We find ourselves in the middle of one of the greatest wealth transfer periods of all time. Those with wealth must decide whether they want to make transfers, and if they do, they must decide how much, to whom, when and in what structure?
FORT COLLINS – Fort Collins City Council is scheduled to decide at its meeting Tuesday night whether to approve a 25-year lease with Clean Energy Collective LLC for a new community solar array on city property.
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The city council will decide whether to approve the lease, which has an option to extend the lease for as many as 10 additional years, for property at 500 Riverside Ave., the former site of the Dreher pickle plant. Residential and small-commercial utility customers will be able to buy solar panels to receive credits on their bills.
Clean Energy Collective, a Carbondale-based company with offices in Boulder and Broomfield, has built solar arrays throughout the state. Utility customers buy individual panels in the community solar gardens for a few hundred dollars apiece, and utilities then credit customers for electricity generated by the panels.
The approximately 600-kilowatt solar array will help the city meet the state renewable energy standard, which requires utilities to have 10 percent of their electricity generated from renewable sources by 2020. The project also allows customers without the means to build their own solar arrays to participate in solar-energy production.
The city will lease the property to Clean Energy Collective for $10 annually. Clean Energy Collective, for its part, will pay the cost of building the solar array.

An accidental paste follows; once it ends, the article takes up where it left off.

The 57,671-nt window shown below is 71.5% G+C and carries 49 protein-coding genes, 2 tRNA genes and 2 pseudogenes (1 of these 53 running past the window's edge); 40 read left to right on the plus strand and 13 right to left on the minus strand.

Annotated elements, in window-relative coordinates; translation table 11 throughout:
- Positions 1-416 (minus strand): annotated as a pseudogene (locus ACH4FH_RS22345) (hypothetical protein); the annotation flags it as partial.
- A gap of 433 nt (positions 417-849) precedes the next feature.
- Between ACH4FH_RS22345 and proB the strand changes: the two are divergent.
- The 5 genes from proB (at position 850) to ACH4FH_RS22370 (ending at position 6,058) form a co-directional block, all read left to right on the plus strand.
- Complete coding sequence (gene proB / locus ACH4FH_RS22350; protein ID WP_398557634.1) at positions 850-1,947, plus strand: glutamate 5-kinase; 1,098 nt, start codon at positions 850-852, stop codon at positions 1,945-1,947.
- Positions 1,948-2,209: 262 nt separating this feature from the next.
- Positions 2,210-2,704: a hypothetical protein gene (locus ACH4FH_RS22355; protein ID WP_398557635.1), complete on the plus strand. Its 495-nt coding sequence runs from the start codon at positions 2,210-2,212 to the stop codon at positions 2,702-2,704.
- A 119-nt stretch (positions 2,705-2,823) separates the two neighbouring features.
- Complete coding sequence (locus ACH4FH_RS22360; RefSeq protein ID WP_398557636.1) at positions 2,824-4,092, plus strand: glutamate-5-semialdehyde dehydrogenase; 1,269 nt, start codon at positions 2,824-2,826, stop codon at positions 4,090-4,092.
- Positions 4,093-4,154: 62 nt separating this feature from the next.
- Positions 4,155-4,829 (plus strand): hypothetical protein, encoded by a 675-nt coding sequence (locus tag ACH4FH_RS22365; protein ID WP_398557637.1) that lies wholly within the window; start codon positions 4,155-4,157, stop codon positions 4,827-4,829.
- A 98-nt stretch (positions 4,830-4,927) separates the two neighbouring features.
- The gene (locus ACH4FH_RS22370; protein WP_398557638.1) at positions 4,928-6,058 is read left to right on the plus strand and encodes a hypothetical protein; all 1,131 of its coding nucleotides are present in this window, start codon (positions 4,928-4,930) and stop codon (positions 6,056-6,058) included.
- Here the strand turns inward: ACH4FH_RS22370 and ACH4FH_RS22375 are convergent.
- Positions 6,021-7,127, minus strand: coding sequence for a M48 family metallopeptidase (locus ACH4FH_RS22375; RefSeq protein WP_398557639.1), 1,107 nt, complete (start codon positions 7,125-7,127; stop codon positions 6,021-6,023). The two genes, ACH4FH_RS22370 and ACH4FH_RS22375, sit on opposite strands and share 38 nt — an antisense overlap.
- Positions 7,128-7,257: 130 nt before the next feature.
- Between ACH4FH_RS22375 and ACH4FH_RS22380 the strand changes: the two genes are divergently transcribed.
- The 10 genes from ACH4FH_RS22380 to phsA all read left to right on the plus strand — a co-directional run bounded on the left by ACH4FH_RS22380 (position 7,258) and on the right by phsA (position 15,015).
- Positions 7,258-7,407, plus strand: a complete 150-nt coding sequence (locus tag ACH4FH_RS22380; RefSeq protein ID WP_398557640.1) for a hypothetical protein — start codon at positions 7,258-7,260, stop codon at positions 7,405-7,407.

Construction on the solar array and sales of individual panels will begin after the lease agreement is signed. Soil on the property is contaminated by salt because of the former pickling operations, but the city says solar array construction will minimally disturb the soil. The city also plans to monitor construction as well as follow up with evaluations of the site.
Utility solar customers receive a reduction in their bills for electricity generated beyond what customers consume through net-metering. Community solar-garden participants could see reduced reimbursement compared with rooftop solar-array owners under a separate ordinance considered by the council at its meeting Tuesday night.
Community solar-garden participants would receive about 2 cents less per kilowatt hour for net-metering than people who own rooftop solar arrays, according to Fort Collins Utilities. The proposed net-metering reimbursement rate for community solar-garden participants is about 7.1 cents per kilowatt hour. Customers with rooftop solar arrays receive an average of about 9.5 cents per kilowatt hour.
The lower reimbursement rate for community solar array panel owners is for distributions costs, according to the utility. That’s because rooftop solar panels feed energy directly into a customer’s home for use, with minimal use of the electric distribution system. By contrast, solar garden customers use the distribution system to pull energy from the remote garden location to their homes.
City council members will decide Tuesday night whether to give preliminary approval to the ordinance.